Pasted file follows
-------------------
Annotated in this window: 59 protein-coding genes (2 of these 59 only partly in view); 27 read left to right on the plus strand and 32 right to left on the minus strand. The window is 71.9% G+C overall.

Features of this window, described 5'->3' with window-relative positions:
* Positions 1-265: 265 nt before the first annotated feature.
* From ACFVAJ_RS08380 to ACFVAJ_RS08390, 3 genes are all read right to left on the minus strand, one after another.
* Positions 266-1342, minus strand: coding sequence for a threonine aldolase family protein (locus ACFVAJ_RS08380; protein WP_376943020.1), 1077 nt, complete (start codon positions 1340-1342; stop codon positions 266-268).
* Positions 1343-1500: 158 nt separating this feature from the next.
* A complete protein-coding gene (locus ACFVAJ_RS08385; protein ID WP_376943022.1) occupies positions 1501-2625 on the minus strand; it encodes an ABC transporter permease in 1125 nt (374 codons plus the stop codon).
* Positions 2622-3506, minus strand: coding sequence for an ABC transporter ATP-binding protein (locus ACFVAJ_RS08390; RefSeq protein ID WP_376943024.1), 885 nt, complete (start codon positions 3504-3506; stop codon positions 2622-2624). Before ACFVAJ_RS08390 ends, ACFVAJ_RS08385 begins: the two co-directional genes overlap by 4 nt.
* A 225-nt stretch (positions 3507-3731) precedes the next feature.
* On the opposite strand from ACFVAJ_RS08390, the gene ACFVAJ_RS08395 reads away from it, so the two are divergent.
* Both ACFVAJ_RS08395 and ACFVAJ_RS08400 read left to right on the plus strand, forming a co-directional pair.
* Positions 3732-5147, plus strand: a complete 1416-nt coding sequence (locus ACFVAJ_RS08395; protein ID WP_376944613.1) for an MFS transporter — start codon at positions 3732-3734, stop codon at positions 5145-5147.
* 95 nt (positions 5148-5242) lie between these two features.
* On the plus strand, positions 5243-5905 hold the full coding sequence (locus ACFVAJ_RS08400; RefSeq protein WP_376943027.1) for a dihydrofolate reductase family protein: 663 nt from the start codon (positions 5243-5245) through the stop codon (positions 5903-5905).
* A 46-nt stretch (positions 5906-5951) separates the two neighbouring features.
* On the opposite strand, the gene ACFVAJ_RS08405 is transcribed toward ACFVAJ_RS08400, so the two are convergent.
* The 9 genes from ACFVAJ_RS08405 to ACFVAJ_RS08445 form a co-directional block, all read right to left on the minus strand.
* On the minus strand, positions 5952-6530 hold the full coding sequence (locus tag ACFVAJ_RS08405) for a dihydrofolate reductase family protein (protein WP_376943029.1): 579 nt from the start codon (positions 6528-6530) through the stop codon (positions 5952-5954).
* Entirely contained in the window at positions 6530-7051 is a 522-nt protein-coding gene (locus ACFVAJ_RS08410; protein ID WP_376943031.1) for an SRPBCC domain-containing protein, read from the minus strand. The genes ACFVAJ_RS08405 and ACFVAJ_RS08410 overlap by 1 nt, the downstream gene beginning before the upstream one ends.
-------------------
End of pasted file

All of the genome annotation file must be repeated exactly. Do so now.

Annotated in this window: 59 protein-coding genes (2 of these 59 only partly in view); 27 read left to right on the plus strand and 32 right to left on the minus strand. The window is 71.9% G+C overall.

Features of this window, described 5'->3' with window-relative positions:
* Positions 1-265: 265 nt before the first annotated feature.
* From ACFVAJ_RS08380 to ACFVAJ_RS08390, 3 genes are all read right to left on the minus strand, one after another.
* Positions 266-1342, minus strand: coding sequence for a threonine aldolase family protein (locus ACFVAJ_RS08380; protein WP_376943020.1), 1077 nt, complete (start codon positions 1340-1342; stop codon positions 266-268).
* Positions 1343-1500: 158 nt separating this feature from the next.
* A complete protein-coding gene (locus ACFVAJ_RS08385; protein ID WP_376943022.1) occupies positions 1501-2625 on the minus strand; it encodes an ABC transporter permease in 1125 nt (374 codons plus the stop codon).
* Positions 2622-3506, minus strand: coding sequence for an ABC transporter ATP-binding protein (locus ACFVAJ_RS08390; RefSeq protein ID WP_376943024.1), 885 nt, complete (start codon positions 3504-3506; stop codon positions 2622-2624). Before ACFVAJ_RS08390 ends, ACFVAJ_RS08385 begins: the two co-directional genes overlap by 4 nt.
* A 225-nt stretch (positions 3507-3731) precedes the next feature.
* On the opposite strand from ACFVAJ_RS08390, the gene ACFVAJ_RS08395 reads away from it, so the two are divergent.
* Both ACFVAJ_RS08395 and ACFVAJ_RS08400 read left to right on the plus strand, forming a co-directional pair.
* Positions 3732-5147, plus strand: a complete 1416-nt coding sequence (locus ACFVAJ_RS08395; protein ID WP_376944613.1) for an MFS transporter — start codon at positions 3732-3734, stop codon at positions 5145-5147.
* 95 nt (positions 5148-5242) lie between these two features.
* On the plus strand, positions 5243-5905 hold the full coding sequence (locus ACFVAJ_RS08400; RefSeq protein WP_376943027.1) for a dihydrofolate reductase family protein: 663 nt from the start codon (positions 5243-5245) through the stop codon (positions 5903-5905).
* A 46-nt stretch (positions 5906-5951) separates the two neighbouring features.
* On the opposite strand, the gene ACFVAJ_RS08405 is transcribed toward ACFVAJ_RS08400, so the two are convergent.
* The 9 genes from ACFVAJ_RS08405 to ACFVAJ_RS08445 form a co-directional block, all read right to left on the minus strand.
* On the minus strand, positions 5952-6530 hold the full coding sequence (locus tag ACFVAJ_RS08405) for a dihydrofolate reductase family protein (protein WP_376943029.1): 579 nt from the start codon (positions 6528-6530) through the stop codon (positions 5952-5954).
* Entirely contained in the window at positions 6530-7051 is a 522-nt protein-coding gene (locus ACFVAJ_RS08410; protein ID WP_376943031.1) for an SRPBCC domain-containing protein, read from the minus strand. The genes ACFVAJ_RS08405 and ACFVAJ_RS08410 overlap by 1 nt, the downstream gene beginning before the upstream one ends.